Barry Trotz hears the firsthand accounts of battling COVID-19 from his Garden City neighbors who are health-care workers. The Islanders’ coach has no illusions about how horrific the situation is in New York.
“It’s really strange times,” Trotz said Friday on an NHL-arranged video conference call that included Florida Panthers coach Joel Quenneville and Edmonton Oilers coach Dave Tippett. “New York is right in the middle of it. It’s real. The rest of the country, maybe Canada, don’t realize how real this is.”
And the grim reality of New York being “sort of a canary in a coal mine right now for the nation” has left Trotz both heartbroken and inspired.
“You see the front-line workers here pushed to their limits,” he said. “Their families have been separated from them. Some of the front-line people have been separated from their families for 20, 30 days. They’re staying at hotels and going right back to work. My heart goes out to all of them and thanks them. The people that are still working in some of those essential areas — a grocery store — my heart goes out to them.
“We get the daily totals of how many people have passed on and it’s heartbreaking. To anybody who’s lost people, family members, or can’t get with their families, our thoughts are with you.”
Trotz said he also was inspired by how other families are making the most of the rare opportunity to spend so much time together. “So take advantage of that, and please pray for those who have lost,” he said.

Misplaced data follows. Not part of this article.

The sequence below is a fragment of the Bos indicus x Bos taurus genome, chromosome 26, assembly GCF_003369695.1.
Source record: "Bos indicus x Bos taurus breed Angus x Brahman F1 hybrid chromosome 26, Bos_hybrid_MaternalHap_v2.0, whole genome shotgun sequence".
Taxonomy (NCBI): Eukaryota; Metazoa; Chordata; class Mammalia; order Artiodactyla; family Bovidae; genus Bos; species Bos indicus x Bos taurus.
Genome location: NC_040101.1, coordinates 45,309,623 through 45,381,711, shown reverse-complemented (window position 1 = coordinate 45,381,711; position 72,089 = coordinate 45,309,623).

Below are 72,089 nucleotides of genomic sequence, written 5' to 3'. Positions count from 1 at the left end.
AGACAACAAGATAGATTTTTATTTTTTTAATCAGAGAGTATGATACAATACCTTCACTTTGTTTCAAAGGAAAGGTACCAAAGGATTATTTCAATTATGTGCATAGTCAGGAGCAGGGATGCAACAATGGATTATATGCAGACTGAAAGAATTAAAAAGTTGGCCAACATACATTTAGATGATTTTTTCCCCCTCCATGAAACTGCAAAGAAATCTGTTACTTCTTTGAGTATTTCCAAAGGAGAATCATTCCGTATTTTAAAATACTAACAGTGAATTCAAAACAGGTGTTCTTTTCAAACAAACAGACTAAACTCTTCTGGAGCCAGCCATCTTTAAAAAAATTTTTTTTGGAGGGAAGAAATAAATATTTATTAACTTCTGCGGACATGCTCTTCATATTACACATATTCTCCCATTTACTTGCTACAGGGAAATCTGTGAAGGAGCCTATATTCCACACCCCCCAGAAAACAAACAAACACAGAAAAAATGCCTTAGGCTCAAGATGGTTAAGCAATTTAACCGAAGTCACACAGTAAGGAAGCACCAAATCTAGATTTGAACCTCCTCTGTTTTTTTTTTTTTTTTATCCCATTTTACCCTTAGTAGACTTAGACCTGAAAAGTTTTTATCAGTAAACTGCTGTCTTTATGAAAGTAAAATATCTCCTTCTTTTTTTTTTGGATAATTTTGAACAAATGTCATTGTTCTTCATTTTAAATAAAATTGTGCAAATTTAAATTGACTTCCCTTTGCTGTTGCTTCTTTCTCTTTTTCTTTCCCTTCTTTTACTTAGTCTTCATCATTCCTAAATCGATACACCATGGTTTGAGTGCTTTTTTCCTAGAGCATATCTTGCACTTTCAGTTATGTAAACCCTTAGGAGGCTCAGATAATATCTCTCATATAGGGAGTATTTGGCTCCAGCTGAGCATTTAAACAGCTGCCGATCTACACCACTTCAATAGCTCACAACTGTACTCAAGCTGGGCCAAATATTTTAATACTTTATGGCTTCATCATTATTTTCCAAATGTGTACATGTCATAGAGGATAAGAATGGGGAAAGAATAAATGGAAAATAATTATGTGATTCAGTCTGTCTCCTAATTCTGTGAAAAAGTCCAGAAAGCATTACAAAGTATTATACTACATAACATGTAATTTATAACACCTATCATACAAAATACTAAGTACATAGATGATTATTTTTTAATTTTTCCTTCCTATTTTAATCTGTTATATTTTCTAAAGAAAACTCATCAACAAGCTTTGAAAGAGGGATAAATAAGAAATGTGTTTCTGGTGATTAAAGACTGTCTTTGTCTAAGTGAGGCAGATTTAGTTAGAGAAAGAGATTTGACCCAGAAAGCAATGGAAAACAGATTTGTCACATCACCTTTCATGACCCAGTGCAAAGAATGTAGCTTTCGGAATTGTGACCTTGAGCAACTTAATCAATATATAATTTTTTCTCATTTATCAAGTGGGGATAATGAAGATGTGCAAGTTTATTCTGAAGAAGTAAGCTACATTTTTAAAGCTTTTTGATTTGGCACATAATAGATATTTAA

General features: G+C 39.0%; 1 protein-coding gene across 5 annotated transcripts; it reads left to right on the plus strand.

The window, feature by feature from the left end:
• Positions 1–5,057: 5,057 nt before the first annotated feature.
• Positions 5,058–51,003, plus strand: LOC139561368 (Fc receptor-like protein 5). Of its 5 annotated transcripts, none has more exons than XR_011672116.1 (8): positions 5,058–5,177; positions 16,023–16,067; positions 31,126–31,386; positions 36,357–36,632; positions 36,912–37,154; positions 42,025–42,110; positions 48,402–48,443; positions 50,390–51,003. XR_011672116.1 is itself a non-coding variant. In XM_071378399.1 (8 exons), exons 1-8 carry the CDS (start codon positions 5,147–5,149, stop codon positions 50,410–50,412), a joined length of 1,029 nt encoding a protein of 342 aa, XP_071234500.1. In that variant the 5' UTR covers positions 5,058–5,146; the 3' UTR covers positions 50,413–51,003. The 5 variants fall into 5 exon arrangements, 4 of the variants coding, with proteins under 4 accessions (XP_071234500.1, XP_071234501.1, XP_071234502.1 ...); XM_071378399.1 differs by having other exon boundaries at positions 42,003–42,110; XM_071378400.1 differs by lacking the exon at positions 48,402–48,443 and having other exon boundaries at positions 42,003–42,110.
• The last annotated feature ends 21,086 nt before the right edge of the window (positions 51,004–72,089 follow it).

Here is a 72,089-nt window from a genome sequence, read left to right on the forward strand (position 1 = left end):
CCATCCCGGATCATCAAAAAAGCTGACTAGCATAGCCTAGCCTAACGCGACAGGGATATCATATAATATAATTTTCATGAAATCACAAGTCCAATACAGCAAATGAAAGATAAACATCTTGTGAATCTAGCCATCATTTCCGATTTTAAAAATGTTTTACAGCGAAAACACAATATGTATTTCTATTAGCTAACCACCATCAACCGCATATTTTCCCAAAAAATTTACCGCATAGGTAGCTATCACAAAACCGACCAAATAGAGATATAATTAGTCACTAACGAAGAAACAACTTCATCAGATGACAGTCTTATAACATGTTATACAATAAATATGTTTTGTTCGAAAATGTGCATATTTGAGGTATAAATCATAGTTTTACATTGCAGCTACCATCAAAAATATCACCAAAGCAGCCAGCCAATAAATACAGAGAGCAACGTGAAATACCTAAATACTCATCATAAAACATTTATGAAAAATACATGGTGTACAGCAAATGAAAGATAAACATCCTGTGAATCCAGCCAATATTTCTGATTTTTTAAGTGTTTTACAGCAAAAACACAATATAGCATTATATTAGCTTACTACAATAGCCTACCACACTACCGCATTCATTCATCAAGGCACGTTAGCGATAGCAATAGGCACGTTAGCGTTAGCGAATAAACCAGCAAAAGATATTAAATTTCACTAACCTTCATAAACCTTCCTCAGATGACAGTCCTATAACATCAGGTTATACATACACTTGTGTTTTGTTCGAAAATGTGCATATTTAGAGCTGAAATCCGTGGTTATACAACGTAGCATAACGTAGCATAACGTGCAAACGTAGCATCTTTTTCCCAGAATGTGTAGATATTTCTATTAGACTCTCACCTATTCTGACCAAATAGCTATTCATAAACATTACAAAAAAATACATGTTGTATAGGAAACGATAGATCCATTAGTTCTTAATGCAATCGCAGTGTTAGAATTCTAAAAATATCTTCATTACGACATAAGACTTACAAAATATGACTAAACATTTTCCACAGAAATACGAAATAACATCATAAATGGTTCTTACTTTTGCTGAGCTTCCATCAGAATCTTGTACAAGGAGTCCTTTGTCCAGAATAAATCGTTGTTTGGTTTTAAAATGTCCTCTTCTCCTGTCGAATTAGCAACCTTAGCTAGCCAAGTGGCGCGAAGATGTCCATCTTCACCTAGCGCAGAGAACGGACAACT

Trotz is with his wife and two of their children on Long Island, preparing as if play will resume and acknowledging that “everybody wants to get back to their normal life.”
The NHL paused play on March 12 and has extended the self-quarantine period for its personnel through April 30. “If we do get back, as coaches, I think we have more issues than we think,” Trotz said.
Tippett, at his property in Arizona, is mourning the loss of Oilers forward Colby Cave, who died last Saturday at the age of 25 after suffering a brain bleed unrelated to the coronavirus.
“It’s just a true tragedy,” Tippett said. “He was just an outstanding young man. He was undrafted. He fought for everything he got. He’s got a great family. He was married for a year. A freak cyst on his brain took his life.
“It’s a sad week for the Oilers. The outpouring from the league has been outstanding. He was a young guy living his dream sadly taken too soon.”
Quenneville said he was in Chicago, where he traveled to celebrate Easter with his family after spending the first month of a self-quarantine in Florida.
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